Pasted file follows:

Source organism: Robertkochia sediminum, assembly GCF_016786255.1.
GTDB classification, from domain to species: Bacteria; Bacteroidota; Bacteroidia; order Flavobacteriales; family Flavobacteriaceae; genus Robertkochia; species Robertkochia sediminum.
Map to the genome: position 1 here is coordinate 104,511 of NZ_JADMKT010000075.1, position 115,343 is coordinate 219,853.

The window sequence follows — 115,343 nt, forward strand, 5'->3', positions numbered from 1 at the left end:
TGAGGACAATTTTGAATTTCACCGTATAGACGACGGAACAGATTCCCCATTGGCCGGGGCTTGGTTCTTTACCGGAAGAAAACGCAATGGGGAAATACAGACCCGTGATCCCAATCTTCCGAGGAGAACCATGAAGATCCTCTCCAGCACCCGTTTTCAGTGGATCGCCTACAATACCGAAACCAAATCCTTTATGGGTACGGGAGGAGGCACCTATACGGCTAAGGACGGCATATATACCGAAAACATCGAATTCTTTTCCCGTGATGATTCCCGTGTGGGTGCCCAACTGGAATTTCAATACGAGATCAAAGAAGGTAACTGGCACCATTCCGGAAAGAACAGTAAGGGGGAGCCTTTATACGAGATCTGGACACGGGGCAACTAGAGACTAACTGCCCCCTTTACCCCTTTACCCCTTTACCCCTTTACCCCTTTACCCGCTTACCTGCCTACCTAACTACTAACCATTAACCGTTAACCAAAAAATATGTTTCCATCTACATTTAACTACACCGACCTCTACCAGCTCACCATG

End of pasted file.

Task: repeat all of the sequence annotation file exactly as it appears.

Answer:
Source organism: Robertkochia sediminum, assembly GCF_016786255.1.
GTDB classification, from domain to species: Bacteria; Bacteroidota; Bacteroidia; order Flavobacteriales; family Flavobacteriaceae; genus Robertkochia; species Robertkochia sediminum.
Map to the genome: position 1 here is coordinate 104,511 of NZ_JADMKT010000075.1, position 115,343 is coordinate 219,853.

The window sequence follows — 115,343 nt, forward strand, 5'->3', positions numbered from 1 at the left end:
TGAGGACAATTTTGAATTTCACCGTATAGACGACGGAACAGATTCCCCATTGGCCGGGGCTTGGTTCTTTACCGGAAGAAAACGCAATGGGGAAATACAGACCCGTGATCCCAATCTTCCGAGGAGAACCATGAAGATCCTCTCCAGCACCCGTTTTCAGTGGATCGCCTACAATACCGAAACCAAATCCTTTATGGGTACGGGAGGAGGCACCTATACGGCTAAGGACGGCATATATACCGAAAACATCGAATTCTTTTCCCGTGATGATTCCCGTGTGGGTGCCCAACTGGAATTTCAATACGAGATCAAAGAAGGTAACTGGCACCATTCCGGAAAGAACAGTAAGGGGGAGCCTTTATACGAGATCTGGACACGGGGCAACTAGAGACTAACTGCCCCCTTTACCCCTTTACCCCTTTACCCCTTTACCCCTTTACCCGCTTACCTGCCTACCTAACTACTAACCATTAACCGTTAACCAAAAAATATGTTTCCATCTACATTTAACTACACCGACCTCTACCAGCTCACCATG